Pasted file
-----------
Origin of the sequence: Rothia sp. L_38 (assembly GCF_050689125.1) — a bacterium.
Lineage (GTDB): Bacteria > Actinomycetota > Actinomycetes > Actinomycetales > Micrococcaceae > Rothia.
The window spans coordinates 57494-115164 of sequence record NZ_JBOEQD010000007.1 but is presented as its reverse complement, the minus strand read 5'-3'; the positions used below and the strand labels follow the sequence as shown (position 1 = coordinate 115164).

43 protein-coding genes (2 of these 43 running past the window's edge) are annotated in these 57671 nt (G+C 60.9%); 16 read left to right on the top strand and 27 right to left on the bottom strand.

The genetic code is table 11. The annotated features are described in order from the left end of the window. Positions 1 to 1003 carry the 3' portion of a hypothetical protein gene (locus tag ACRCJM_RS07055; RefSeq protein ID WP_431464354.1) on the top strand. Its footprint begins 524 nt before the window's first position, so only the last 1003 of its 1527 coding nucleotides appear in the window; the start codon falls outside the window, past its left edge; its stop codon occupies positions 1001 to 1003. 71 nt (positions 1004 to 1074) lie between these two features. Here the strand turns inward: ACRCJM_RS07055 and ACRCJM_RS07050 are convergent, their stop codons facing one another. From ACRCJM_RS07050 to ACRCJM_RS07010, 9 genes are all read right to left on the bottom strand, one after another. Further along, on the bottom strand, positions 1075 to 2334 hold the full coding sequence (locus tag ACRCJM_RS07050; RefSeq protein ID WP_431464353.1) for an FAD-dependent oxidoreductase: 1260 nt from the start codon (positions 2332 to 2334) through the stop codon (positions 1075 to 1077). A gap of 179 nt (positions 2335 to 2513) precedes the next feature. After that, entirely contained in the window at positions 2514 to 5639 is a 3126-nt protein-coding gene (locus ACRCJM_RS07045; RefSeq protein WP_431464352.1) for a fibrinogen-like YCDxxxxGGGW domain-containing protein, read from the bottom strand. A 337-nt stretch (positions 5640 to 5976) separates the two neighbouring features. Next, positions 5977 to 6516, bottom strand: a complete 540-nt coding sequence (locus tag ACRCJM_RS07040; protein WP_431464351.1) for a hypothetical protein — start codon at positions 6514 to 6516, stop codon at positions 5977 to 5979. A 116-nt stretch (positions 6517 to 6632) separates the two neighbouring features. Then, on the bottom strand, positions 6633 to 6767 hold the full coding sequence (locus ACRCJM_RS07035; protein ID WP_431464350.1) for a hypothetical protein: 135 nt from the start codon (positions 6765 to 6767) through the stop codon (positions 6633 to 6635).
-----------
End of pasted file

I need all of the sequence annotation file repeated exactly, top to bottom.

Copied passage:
Origin of the sequence: Rothia sp. L_38 (assembly GCF_050689125.1) — a bacterium.
Lineage (GTDB): Bacteria > Actinomycetota > Actinomycetes > Actinomycetales > Micrococcaceae > Rothia.
The window spans coordinates 57494-115164 of sequence record NZ_JBOEQD010000007.1 but is presented as its reverse complement, the minus strand read 5'-3'; the positions used below and the strand labels follow the sequence as shown (position 1 = coordinate 115164).

43 protein-coding genes (2 of these 43 running past the window's edge) are annotated in these 57671 nt (G+C 60.9%); 16 read left to right on the top strand and 27 right to left on the bottom strand.

The genetic code is table 11. The annotated features are described in order from the left end of the window. Positions 1 to 1003 carry the 3' portion of a hypothetical protein gene (locus tag ACRCJM_RS07055; RefSeq protein ID WP_431464354.1) on the top strand. Its footprint begins 524 nt before the window's first position, so only the last 1003 of its 1527 coding nucleotides appear in the window; the start codon falls outside the window, past its left edge; its stop codon occupies positions 1001 to 1003. 71 nt (positions 1004 to 1074) lie between these two features. Here the strand turns inward: ACRCJM_RS07055 and ACRCJM_RS07050 are convergent, their stop codons facing one another. From ACRCJM_RS07050 to ACRCJM_RS07010, 9 genes are all read right to left on the bottom strand, one after another. Further along, on the bottom strand, positions 1075 to 2334 hold the full coding sequence (locus tag ACRCJM_RS07050; RefSeq protein ID WP_431464353.1) for an FAD-dependent oxidoreductase: 1260 nt from the start codon (positions 2332 to 2334) through the stop codon (positions 1075 to 1077). A gap of 179 nt (positions 2335 to 2513) precedes the next feature. After that, entirely contained in the window at positions 2514 to 5639 is a 3126-nt protein-coding gene (locus ACRCJM_RS07045; RefSeq protein WP_431464352.1) for a fibrinogen-like YCDxxxxGGGW domain-containing protein, read from the bottom strand. A 337-nt stretch (positions 5640 to 5976) separates the two neighbouring features. Next, positions 5977 to 6516, bottom strand: a complete 540-nt coding sequence (locus tag ACRCJM_RS07040; protein WP_431464351.1) for a hypothetical protein — start codon at positions 6514 to 6516, stop codon at positions 5977 to 5979. A 116-nt stretch (positions 6517 to 6632) separates the two neighbouring features. Then, on the bottom strand, positions 6633 to 6767 hold the full coding sequence (locus ACRCJM_RS07035; protein ID WP_431464350.1) for a hypothetical protein: 135 nt from the start codon (positions 6765 to 6767) through the stop codon (positions 6633 to 6635).